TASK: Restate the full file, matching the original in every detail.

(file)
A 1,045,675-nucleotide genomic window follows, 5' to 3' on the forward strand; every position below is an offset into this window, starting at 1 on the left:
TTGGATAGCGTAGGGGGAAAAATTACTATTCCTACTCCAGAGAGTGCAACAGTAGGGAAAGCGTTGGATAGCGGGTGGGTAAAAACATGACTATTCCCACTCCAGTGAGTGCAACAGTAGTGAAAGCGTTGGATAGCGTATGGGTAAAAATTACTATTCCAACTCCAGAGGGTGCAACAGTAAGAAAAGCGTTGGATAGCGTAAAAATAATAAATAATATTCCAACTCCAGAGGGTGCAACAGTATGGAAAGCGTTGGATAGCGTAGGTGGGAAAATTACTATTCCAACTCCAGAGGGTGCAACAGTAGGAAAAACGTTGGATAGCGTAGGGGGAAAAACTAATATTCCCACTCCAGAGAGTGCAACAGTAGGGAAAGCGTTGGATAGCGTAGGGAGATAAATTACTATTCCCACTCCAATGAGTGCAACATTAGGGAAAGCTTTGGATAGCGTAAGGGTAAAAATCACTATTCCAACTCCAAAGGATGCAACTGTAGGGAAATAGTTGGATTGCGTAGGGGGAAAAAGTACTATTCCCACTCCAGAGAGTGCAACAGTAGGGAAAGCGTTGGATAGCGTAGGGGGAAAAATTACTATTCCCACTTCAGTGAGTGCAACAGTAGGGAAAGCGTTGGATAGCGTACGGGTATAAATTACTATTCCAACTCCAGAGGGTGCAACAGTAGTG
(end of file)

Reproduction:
A 1,045,675-nucleotide genomic window follows, 5' to 3' on the forward strand; every position below is an offset into this window, starting at 1 on the left:
TTGGATAGCGTAGGGGGAAAAATTACTATTCCTACTCCAGAGAGTGCAACAGTAGGGAAAGCGTTGGATAGCGGGTGGGTAAAAACATGACTATTCCCACTCCAGTGAGTGCAACAGTAGTGAAAGCGTTGGATAGCGTATGGGTAAAAATTACTATTCCAACTCCAGAGGGTGCAACAGTAAGAAAAGCGTTGGATAGCGTAAAAATAATAAATAATATTCCAACTCCAGAGGGTGCAACAGTATGGAAAGCGTTGGATAGCGTAGGTGGGAAAATTACTATTCCAACTCCAGAGGGTGCAACAGTAGGAAAAACGTTGGATAGCGTAGGGGGAAAAACTAATATTCCCACTCCAGAGAGTGCAACAGTAGGGAAAGCGTTGGATAGCGTAGGGAGATAAATTACTATTCCCACTCCAATGAGTGCAACATTAGGGAAAGCTTTGGATAGCGTAAGGGTAAAAATCACTATTCCAACTCCAAAGGATGCAACTGTAGGGAAATAGTTGGATTGCGTAGGGGGAAAAAGTACTATTCCCACTCCAGAGAGTGCAACAGTAGGGAAAGCGTTGGATAGCGTAGGGGGAAAAATTACTATTCCCACTTCAGTGAGTGCAACAGTAGGGAAAGCGTTGGATAGCGTACGGGTATAAATTACTATTCCAACTCCAGAGGGTGCAACAGTAGTG